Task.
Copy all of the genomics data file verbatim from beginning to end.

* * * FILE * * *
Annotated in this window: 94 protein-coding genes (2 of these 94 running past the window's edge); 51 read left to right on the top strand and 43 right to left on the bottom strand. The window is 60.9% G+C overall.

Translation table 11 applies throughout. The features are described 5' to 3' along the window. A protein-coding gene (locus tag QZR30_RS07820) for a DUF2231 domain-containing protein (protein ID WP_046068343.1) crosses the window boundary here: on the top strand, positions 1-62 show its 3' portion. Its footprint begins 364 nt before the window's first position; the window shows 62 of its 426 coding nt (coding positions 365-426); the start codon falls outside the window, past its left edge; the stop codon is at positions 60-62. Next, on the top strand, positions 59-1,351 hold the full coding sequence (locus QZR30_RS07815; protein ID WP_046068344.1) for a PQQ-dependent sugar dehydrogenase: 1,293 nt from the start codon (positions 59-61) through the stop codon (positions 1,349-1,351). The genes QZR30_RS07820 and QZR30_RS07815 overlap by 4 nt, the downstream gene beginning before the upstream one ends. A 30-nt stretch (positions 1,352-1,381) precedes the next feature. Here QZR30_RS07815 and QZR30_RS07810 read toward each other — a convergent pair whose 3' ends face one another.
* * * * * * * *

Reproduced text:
Annotated in this window: 94 protein-coding genes (2 of these 94 running past the window's edge); 51 read left to right on the top strand and 43 right to left on the bottom strand. The window is 60.9% G+C overall.

Translation table 11 applies throughout. The features are described 5' to 3' along the window. A protein-coding gene (locus tag QZR30_RS07820) for a DUF2231 domain-containing protein (protein ID WP_046068343.1) crosses the window boundary here: on the top strand, positions 1-62 show its 3' portion. Its footprint begins 364 nt before the window's first position; the window shows 62 of its 426 coding nt (coding positions 365-426); the start codon falls outside the window, past its left edge; the stop codon is at positions 60-62. Next, on the top strand, positions 59-1,351 hold the full coding sequence (locus QZR30_RS07815; protein ID WP_046068344.1) for a PQQ-dependent sugar dehydrogenase: 1,293 nt from the start codon (positions 59-61) through the stop codon (positions 1,349-1,351). The genes QZR30_RS07820 and QZR30_RS07815 overlap by 4 nt, the downstream gene beginning before the upstream one ends. A 30-nt stretch (positions 1,352-1,381) precedes the next feature. Here QZR30_RS07815 and QZR30_RS07810 read toward each other — a convergent pair whose 3' ends face one another.